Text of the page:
Having decided that Alice in Wonderland might be a tad too confusing for the class I have in mind, I read Peter Pan for the first time to see if this would be a more appropriate choice. As with Alice this is story that I am sure everyone knows; from the 1953 Disney version to the 2003 adaptation, from Hook to Finding Neverland I would be surprised if you have managed to miss all links/associations to J.M.Barrie’s classic. But just incase…Wendy, John and Michael Darling are awoken in their nursery by Peter Pan, a boy who doesn’t want to grow up. With a little help from some fairy dust the Darling children soon fly off to Neverland and a world of adventures withThe Lost Boys, mermaids and the infamous pirate, Captain James Hook. The more time they spend in Neverland the more their memories of home, their parents and their Nanny, the dog, Nana, fade, leaving the reader unsure if they will ever return home and grow up.
I am sure it comes as no surprise to those who read children’s classics, that Peter Pan is another novel that has been well and truly Disneyfied. I watched the film at the weekend and as with all Disney films it is a feel good film, just what I love and expect from Disney. There is a reason Disney films are so popular, especially with a younger audience and even as an adult it is comforting to watch them again. However all this happy endings and romance in the film has replaced the darker elements from Barrie’s original work. Neverland isn’t a magical, fairy tale island. The Lost Boys, ‘Redskins’ and pirates are all enemies and when they fight, they kill. Peter Pan is not a carefree, loveable boy who refuses to grow up, he is actually pretty arrogant and spoilt. This is not a criticism, believe me. It makes the book much more interesting in my eyes and after reading this and Alice in Wonderland I am keen to read more stories behind some of my favourite Disney films to see how they are different.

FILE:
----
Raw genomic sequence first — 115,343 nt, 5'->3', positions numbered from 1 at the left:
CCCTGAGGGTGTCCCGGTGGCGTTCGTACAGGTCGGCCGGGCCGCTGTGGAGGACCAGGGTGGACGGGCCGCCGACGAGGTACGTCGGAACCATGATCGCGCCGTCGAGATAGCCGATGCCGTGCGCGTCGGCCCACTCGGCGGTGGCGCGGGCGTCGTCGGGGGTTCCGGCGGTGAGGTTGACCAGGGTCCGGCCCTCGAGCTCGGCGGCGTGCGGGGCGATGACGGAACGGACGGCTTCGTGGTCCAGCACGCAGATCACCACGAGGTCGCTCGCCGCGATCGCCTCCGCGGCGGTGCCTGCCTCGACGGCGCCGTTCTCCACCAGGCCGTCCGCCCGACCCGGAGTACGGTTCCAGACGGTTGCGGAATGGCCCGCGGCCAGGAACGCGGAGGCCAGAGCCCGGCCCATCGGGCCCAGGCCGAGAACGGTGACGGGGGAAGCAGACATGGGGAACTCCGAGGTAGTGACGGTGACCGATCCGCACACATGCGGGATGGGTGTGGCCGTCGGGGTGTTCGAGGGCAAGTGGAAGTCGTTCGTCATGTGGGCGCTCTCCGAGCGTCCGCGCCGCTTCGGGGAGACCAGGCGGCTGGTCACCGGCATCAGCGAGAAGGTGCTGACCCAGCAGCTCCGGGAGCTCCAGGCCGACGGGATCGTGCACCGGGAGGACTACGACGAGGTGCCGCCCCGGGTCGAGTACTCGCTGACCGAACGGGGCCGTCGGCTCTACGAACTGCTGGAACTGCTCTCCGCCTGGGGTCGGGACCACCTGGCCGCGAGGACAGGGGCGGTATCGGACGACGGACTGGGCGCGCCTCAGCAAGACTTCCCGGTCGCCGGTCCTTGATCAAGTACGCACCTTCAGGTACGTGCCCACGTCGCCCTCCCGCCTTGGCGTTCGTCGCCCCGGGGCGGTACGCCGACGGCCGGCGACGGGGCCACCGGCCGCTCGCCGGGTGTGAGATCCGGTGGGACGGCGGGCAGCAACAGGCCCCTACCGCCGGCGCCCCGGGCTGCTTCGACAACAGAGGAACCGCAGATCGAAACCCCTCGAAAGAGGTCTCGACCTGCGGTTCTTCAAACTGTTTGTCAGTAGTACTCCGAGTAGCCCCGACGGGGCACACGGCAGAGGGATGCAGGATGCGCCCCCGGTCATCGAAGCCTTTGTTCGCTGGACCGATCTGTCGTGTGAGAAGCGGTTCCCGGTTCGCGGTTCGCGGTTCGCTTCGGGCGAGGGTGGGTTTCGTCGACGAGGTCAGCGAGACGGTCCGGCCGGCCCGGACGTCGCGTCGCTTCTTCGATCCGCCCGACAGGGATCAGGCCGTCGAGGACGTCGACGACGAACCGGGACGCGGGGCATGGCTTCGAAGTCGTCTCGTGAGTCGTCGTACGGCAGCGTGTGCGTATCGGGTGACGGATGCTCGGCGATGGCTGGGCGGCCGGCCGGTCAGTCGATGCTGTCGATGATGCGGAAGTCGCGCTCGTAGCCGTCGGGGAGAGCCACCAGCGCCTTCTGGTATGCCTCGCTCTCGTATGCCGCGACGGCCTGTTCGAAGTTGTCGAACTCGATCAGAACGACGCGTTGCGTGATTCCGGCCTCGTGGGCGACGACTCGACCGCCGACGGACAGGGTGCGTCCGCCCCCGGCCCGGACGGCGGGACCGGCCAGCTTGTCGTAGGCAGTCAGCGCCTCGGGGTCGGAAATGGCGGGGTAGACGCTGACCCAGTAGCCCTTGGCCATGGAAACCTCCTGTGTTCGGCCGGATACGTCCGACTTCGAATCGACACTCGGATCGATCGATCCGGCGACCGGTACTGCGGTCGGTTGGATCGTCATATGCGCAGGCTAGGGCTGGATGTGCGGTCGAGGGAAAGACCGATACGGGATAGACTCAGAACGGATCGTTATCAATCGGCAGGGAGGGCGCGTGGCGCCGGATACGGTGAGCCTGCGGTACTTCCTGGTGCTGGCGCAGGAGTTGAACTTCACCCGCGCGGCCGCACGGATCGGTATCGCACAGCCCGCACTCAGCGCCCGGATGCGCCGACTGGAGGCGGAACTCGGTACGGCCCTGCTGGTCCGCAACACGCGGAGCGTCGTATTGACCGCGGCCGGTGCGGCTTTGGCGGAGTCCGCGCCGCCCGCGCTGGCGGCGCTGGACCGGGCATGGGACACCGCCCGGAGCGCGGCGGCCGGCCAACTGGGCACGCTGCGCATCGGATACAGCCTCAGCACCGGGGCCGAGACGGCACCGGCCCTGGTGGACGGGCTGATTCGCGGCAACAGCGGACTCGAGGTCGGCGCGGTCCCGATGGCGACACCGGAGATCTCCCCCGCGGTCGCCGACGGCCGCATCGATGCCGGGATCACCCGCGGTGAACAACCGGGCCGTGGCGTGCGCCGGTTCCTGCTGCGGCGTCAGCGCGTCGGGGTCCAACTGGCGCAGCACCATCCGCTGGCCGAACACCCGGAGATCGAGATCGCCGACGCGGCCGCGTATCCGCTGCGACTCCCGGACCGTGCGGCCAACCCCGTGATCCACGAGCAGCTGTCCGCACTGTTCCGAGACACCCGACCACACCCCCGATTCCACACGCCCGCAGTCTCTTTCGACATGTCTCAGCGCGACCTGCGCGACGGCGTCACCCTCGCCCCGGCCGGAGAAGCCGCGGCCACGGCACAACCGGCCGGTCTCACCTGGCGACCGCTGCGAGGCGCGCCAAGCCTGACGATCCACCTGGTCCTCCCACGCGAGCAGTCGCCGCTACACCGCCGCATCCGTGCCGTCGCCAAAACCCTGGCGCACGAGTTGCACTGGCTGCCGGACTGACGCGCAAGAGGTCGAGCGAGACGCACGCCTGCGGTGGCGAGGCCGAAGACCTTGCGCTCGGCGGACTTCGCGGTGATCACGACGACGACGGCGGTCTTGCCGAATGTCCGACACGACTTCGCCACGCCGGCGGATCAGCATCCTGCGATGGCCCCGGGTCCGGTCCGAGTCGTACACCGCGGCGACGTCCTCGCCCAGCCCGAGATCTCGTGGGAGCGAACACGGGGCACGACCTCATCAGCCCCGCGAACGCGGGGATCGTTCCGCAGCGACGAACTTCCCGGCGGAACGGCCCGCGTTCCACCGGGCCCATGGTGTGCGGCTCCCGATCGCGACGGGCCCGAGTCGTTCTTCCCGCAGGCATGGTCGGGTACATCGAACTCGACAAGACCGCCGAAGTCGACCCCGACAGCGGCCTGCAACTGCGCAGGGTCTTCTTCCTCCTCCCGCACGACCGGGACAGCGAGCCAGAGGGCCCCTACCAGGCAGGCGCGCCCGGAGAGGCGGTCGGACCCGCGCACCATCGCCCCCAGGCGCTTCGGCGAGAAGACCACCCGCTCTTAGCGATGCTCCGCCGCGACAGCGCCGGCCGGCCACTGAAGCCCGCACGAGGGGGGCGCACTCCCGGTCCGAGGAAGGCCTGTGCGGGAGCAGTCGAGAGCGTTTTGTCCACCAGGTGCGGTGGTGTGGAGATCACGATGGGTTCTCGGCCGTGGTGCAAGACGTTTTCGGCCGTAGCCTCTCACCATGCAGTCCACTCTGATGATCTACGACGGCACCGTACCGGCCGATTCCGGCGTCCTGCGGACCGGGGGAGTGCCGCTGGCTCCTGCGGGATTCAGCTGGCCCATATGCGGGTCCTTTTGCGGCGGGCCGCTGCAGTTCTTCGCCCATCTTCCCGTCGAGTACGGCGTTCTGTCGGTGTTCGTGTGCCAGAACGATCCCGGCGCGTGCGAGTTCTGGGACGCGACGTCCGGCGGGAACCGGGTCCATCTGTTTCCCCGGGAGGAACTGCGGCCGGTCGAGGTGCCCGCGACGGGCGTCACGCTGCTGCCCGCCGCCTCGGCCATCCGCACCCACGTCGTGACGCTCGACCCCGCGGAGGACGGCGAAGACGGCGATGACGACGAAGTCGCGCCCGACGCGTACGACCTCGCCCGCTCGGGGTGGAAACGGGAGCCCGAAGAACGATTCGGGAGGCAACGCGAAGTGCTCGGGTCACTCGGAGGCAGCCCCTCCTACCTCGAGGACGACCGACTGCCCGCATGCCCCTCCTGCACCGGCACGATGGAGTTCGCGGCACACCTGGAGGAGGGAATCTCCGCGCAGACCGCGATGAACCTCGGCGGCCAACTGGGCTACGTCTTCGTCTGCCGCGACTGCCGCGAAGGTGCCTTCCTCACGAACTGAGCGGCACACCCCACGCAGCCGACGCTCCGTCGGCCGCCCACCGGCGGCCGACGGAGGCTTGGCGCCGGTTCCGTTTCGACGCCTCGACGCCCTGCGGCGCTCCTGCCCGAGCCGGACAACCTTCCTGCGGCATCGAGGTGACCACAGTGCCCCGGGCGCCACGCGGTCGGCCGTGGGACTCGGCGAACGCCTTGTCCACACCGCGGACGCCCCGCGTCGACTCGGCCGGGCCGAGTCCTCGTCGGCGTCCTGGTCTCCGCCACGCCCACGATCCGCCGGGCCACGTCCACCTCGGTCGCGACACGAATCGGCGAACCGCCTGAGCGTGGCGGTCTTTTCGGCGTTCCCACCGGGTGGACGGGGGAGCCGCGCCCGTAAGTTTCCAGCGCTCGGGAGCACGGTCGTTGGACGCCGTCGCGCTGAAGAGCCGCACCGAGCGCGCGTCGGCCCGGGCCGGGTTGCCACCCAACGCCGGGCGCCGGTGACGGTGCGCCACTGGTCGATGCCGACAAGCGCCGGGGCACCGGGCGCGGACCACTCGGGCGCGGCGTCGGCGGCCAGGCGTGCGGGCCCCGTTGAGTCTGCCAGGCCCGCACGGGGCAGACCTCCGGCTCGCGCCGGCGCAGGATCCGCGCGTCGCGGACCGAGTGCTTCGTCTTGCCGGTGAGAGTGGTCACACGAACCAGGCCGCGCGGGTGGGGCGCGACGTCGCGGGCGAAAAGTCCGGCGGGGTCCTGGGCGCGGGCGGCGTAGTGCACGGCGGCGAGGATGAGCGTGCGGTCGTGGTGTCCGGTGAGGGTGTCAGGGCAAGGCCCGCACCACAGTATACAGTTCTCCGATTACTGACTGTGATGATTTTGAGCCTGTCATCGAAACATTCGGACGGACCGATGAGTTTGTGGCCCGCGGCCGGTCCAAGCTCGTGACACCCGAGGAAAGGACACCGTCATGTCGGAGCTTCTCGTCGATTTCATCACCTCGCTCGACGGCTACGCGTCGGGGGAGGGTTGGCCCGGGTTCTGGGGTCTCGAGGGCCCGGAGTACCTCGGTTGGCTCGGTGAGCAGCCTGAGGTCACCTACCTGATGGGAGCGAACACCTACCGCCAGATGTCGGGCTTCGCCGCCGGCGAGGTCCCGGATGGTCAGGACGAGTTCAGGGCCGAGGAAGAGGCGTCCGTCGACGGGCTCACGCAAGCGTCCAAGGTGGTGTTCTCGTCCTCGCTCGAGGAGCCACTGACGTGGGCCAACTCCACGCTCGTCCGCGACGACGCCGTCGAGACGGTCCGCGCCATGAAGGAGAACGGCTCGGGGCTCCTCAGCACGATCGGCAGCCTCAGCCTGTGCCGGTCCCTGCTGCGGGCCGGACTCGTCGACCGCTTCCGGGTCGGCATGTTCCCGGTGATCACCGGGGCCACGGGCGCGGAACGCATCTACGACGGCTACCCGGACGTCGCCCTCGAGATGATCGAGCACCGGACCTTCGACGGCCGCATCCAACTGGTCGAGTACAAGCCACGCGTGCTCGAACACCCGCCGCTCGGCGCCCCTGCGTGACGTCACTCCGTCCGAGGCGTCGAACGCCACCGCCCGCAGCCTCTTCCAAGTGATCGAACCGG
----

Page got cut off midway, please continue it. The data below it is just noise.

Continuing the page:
The novel is full of memorable characters from the Disney version. I remember a few years ago watching the film and hating Wendy for being too simpering and girly, so I was glad that these qualities were not as overpowering in the novel. Captain Hook is exactly as all films depict him, looking somewhat regal with his Charles I (or II, I don’t know which). My favourite character has got to by the crocodile, who can help but admire a beast that ticks and spends its whole life chasing one person alone. I think it is the ticking I like the most.
Before reading Peter Pan I had very little knowledge of the origins of the character, despite having watched Finding Neverland, but then I am terrible at films. I am almost ashamed to say that I didn’t realise that Peter Pan started off as a play and was later adapted into the novel I read. Taken on face value this is a great story of adventure and is action packed and as I was reading it I could visualise different activities I could use when teaching it, which is fantastic. However in my research to find the true publication date of the novel version, I came across a much darker level to the novel that is certainly more interesting from an adult perspective and I think helps take the novel from just a story of magic lands and pirates. When Barrie was 6/7 his older brother tragically died in an ice skating accident, leaving their mother grieving and thus suffering from depression. Barrie tried his best to fill his older brother’s shoes, from wearing his clothes to speaking in a similar way, all to little effect. It is clear that this traumatic childhood event had a lifelong impact on Barrie and inspired his most famous character, especially as Peter refuses to grow up and Barrie’s own mother could never get over the image of her eldest son as a child. Arguably this is the reason why Barrie constantly alludes to a mother’s love and the need everyone has for a mother throughout the novel; the role of the father is barely touched upon, maybe because it was his mother’s grief that stuck in his mind. I’m undecided as to whether or not I will bring this element in to my teaching, but I know I would like to know more about how Barrie came to create such memorable characters.
Peter Pan counts towards my Reading the Twentieth Century challenge.
For some bizarre reason I couldn’t find this for free on the Kindle, so read this on my iPad. Needless to say, I do NOT like reading on my iPad. It seems really abnormal and the iPad is just not a comfortable size for holding/reading in bed and the light is irritating. I can of course see the benefits of being able to read books on your iPads/iPods/iPhones but it certainly isn’t for me.